1,001 Ways to Die: London Edition

Most of us are acquainted with the results of dying in the usual manners, if one can consider being gored by a goat-demon or left bereft of a kidney by Jack-of-Smiles ‘usual’, and of course there are those who live but remain grievously injured and thus shipped off away from polite society. But what of the more fantastic ways to die in London? What happens, for instance, to those who die by fire, or are swallow whole by a hungry zee-monster? Do those who die at zee become drownies as well, or is that reserved for shallower waters? If one were dismembered, would the bits start to twitch in a ghastly imitation of life or would they remain still, reduced to glistening meat?[li]

I am particularly interested in canonical answers, but deduction, invention, and wild speculation are all both welcome and encouraged.

They say that the best way to exorcise worries is to talk or write about them, and so I will, given that you got me thinking about drowning, a … sensitive subject for me, for no rational reasons whatsoever. So I’ll give you my insights as a Bringer of Death instead of sending my Scuttering Squad to give you a, let’s say &quotpersonal lesson&quot.[li]
First of all the basics:
Humans in the Neath obey by the same biological rules of those residing in the surface, they need to breathe, to eat, to have their internal organs intact and they react poorly to pieces of metal encountering their flesh thanks to a sufficient kinetic force (bullets).
The problem arise because they don’t stay dead, because for certain reasons Death is usually temporary in the Neath.
There are 2 &quotexceptions&quot to this rule: Drownies and the so called Tomb Colonists.

For reason unknown drowning is something that you can’t just shake off, and has permanent effect on the ones affected.
Drownies can still talk, reason, they are not &quotzombies&quot but are particularly dangerous because they seem to possess a desire to inflict their fate on others, with the added benefit of boosting their ranks, but they do not persecute this objective excessively, seemingly more interested in keeping away from society.
They also seem to acquire some kind of arcane knowledge, see &quotDrownies’ Songs&quot, but of that I don’t know much.
I see no reasons why the place of death should have any difference, be it shallow or deep water.

Tomb Colonists are the result of some kind of very grievous injury, like a devastating blow to the head. They are still &quotalive&quot, capable of feeling the full range of human emotions but they seem to be bored most of the time, bar a few notable exceptions.
Tomb Colonists seem to be in some state of decomposition, as they tend to give fouls smells, or smell of formaldehyde and they seem to lose pieces.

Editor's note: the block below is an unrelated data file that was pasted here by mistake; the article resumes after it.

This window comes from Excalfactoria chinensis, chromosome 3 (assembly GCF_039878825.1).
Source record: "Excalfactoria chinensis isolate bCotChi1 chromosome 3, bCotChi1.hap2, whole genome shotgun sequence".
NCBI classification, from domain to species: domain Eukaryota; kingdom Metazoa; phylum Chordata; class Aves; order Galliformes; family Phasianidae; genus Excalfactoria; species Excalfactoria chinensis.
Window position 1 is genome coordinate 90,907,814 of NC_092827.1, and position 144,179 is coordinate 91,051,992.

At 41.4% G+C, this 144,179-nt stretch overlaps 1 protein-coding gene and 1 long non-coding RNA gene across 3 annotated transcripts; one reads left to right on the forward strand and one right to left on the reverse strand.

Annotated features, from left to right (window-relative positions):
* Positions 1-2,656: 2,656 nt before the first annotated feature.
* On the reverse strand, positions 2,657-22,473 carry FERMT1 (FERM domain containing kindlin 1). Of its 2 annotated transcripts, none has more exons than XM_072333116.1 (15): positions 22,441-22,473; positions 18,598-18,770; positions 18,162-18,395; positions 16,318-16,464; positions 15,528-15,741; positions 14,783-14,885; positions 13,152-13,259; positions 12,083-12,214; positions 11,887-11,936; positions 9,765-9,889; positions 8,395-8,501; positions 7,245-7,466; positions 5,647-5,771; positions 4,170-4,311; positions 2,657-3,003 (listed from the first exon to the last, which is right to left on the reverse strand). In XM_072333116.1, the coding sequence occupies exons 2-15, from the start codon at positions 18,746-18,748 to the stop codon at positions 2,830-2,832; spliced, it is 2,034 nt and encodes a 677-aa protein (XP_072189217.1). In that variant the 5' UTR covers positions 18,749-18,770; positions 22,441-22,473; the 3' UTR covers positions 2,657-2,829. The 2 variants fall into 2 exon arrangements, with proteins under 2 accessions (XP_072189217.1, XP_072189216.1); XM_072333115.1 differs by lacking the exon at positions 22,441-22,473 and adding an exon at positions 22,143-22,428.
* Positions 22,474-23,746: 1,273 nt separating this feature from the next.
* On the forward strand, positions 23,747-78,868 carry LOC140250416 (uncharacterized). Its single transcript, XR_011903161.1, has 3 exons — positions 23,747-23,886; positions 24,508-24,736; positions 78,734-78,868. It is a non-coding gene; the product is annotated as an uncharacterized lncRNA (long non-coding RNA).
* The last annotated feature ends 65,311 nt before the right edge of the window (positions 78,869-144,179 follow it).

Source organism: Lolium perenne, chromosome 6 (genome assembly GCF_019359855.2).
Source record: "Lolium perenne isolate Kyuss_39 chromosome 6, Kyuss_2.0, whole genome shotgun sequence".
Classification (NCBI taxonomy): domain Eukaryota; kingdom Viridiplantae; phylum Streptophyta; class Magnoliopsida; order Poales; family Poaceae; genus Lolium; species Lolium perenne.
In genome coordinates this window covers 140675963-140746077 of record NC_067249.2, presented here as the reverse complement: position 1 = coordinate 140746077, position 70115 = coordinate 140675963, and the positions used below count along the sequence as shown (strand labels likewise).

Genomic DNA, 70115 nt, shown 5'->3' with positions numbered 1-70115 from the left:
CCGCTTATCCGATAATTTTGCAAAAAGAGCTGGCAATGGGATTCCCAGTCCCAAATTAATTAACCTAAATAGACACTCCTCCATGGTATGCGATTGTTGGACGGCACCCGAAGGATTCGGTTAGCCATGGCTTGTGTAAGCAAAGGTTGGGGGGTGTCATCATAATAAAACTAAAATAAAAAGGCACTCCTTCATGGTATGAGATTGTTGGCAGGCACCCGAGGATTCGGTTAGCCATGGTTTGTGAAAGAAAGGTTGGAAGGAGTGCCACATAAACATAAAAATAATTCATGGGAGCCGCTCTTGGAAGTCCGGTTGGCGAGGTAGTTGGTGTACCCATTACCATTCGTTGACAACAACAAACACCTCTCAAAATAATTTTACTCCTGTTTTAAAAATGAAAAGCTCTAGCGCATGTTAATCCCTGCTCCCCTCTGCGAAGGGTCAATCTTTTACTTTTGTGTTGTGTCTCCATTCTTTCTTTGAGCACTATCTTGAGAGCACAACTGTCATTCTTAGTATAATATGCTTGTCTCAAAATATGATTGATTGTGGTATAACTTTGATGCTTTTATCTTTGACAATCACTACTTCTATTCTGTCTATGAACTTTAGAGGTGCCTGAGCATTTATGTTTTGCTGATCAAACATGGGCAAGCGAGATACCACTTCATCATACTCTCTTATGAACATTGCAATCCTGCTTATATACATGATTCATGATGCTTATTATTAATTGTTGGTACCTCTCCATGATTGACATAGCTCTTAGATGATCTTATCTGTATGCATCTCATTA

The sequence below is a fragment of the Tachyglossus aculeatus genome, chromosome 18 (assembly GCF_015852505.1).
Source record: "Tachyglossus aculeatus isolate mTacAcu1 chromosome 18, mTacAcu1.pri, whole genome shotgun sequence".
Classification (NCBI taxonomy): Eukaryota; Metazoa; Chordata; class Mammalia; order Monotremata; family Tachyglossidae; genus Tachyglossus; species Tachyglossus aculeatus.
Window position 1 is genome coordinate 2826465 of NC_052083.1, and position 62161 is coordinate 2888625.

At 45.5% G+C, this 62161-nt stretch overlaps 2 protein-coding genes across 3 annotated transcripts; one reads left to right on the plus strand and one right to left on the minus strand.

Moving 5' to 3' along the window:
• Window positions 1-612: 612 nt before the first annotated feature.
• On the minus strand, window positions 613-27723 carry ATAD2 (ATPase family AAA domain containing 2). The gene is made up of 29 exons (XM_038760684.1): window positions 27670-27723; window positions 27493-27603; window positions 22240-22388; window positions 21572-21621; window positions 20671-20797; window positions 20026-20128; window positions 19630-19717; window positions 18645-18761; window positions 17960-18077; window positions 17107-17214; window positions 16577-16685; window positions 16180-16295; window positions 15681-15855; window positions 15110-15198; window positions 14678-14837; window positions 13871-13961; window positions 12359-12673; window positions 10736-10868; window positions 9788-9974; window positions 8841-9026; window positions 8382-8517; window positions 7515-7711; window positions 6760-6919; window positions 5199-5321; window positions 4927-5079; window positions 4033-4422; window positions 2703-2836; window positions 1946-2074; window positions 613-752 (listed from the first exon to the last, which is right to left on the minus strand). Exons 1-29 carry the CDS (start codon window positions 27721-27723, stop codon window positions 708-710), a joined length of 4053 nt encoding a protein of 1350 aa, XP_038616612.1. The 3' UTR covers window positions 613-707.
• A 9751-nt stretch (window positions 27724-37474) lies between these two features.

They can be put down again, for example by sustained rifle fire, but they are a bit hardier than &quotnormal&quot humans.

There are ways to kill someone permanently:
If you die of natural death or of illness you don’t get up again.
Cantigaster Venom kills permanently, even a drop of it is enough to cause the effects and the death it brings seems to be terribly painful. It can be coated on a blade or used to poison foods and drinks.
Chopping someone to pieces works terribly well, as the pieces possess no &quotlife&quot of their own, and there is no chance to come back. The only exception is Feducci.
Cutting someone head off works well, but I suspect only because the head was lost in the struggle.

I suspect it would be the digestion process to kill us if we were to be swallowed whole, but possibly Sunless Sea will answer to this biting question.
As per burning I again must confess my ignorance on the subject. I have saved scores of rubbery men and tomb colonists from strangely recurring fires in the Carnival but I do not possess any insights on such a fate.
I suspect the damage the fire can do, and we must not forget the smoke which possibly is just as deadly, can be enough to damage you body enough to put you on the Boat permanently. but I’m just speculating.

This is all I can think about right now, so I leave the podium to others.

I personally believe the Drownies become what they are due to their death by water. There is something of wells in all water, and all water was once wellwater.

It appears to me that once you have died, even if you get back up again, that seems to be it as far as your body is concerned. I feel that it is this ‘death’ that creates Tomb Colonists. Dying once possibly begins the process of very slow decay, and further wounds may no longer heal as they once did (or perhaps at all). Tomb Colonists represent those who are so disfigured (or otherwise disgraced) that they can or will no longer live in polite society, and so must retire to a land of mausoleums, bandages and boredom.